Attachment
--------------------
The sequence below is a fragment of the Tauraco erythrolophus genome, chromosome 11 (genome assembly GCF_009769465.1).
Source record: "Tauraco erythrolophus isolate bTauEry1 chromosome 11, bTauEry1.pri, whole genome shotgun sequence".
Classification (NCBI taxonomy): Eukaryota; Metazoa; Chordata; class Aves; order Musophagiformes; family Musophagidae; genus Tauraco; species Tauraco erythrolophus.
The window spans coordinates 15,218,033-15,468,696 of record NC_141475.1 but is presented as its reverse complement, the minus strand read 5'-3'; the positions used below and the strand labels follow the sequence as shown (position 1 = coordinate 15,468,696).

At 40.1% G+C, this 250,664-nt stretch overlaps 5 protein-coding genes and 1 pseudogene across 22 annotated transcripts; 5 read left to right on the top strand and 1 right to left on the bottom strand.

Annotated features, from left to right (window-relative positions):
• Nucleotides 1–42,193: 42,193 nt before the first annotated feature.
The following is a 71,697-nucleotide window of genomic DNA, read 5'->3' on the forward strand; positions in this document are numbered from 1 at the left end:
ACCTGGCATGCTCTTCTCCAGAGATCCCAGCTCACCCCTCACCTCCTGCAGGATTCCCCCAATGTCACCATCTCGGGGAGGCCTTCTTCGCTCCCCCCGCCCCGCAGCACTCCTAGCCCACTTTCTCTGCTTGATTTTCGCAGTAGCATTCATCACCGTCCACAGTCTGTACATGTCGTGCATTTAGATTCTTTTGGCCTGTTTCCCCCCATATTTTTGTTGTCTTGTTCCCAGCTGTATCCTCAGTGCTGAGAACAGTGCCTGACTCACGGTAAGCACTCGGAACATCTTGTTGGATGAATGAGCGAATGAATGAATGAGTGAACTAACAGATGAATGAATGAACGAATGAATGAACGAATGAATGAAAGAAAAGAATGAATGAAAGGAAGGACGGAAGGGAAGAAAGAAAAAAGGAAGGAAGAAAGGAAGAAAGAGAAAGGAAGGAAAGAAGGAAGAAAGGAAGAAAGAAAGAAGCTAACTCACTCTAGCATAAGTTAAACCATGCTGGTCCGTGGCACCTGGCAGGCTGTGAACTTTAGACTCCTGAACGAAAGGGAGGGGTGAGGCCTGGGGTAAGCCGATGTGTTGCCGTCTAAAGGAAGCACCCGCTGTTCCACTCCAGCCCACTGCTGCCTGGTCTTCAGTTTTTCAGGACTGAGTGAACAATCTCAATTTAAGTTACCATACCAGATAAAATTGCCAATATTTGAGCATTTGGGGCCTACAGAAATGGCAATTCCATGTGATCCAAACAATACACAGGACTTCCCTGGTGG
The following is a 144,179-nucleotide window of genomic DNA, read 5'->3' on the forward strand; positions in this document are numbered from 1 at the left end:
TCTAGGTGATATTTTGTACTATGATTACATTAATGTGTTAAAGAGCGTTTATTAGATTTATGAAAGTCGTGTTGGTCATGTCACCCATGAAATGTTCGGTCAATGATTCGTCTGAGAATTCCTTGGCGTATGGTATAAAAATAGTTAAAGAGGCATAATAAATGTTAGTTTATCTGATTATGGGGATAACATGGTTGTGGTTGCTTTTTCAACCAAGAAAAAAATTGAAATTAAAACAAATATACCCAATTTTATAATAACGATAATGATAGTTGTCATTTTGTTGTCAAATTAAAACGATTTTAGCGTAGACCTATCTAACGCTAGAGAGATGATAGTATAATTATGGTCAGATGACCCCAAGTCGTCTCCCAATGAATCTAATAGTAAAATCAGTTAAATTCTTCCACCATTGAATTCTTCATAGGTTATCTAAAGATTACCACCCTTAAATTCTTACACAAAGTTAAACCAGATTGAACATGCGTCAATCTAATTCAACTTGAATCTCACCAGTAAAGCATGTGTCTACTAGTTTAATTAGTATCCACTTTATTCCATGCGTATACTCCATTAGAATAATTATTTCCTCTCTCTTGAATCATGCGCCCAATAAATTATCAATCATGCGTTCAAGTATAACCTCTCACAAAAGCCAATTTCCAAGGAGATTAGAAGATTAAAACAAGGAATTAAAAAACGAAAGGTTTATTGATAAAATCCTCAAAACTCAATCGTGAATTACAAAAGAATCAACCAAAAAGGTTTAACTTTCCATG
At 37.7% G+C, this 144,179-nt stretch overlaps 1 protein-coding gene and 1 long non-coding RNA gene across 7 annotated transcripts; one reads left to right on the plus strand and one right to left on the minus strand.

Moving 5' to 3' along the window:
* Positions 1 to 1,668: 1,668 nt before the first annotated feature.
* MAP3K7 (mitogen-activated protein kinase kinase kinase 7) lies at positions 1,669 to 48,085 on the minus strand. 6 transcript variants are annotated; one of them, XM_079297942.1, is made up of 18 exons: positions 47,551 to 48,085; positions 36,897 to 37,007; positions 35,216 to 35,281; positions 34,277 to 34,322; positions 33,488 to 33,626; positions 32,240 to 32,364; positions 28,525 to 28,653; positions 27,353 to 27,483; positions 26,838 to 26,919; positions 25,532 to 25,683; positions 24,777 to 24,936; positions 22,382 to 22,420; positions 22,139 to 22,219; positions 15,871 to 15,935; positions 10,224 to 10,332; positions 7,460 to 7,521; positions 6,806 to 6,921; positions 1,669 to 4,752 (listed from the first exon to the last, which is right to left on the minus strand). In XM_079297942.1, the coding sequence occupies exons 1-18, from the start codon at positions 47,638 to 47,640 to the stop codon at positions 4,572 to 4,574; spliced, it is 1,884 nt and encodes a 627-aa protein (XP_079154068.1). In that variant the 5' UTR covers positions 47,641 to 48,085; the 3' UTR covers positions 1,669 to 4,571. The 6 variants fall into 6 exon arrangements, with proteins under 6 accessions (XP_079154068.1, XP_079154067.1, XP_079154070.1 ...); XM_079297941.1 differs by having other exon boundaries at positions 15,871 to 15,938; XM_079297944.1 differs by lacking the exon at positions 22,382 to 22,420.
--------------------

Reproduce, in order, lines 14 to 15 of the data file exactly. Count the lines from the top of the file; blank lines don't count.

* Positions 1 to 1,668: 1,668 nt before the first annotated feature.
* MAP3K7 (mitogen-activated protein kinase kinase kinase 7) lies at positions 1,669 to 48,085 on the minus strand. 6 transcript variants are annotated; one of them, XM_079297942.1, is made up of 18 exons: positions 47,551 to 48,085; positions 36,897 to 37,007; positions 35,216 to 35,281; positions 34,277 to 34,322; positions 33,488 to 33,626; positions 32,240 to 32,364; positions 28,525 to 28,653; positions 27,353 to 27,483; positions 26,838 to 26,919; positions 25,532 to 25,683; positions 24,777 to 24,936; positions 22,382 to 22,420; positions 22,139 to 22,219; positions 15,871 to 15,935; positions 10,224 to 10,332; positions 7,460 to 7,521; positions 6,806 to 6,921; positions 1,669 to 4,752 (listed from the first exon to the last, which is right to left on the minus strand). In XM_079297942.1, the coding sequence occupies exons 1-18, from the start codon at positions 47,638 to 47,640 to the stop codon at positions 4,572 to 4,574; spliced, it is 1,884 nt and encodes a 627-aa protein (XP_079154068.1). In that variant the 5' UTR covers positions 47,641 to 48,085; the 3' UTR covers positions 1,669 to 4,571. The 6 variants fall into 6 exon arrangements, with proteins under 6 accessions (XP_079154068.1, XP_079154067.1, XP_079154070.1 ...); XM_079297941.1 differs by having other exon boundaries at positions 15,871 to 15,938; XM_079297944.1 differs by lacking the exon at positions 22,382 to 22,420.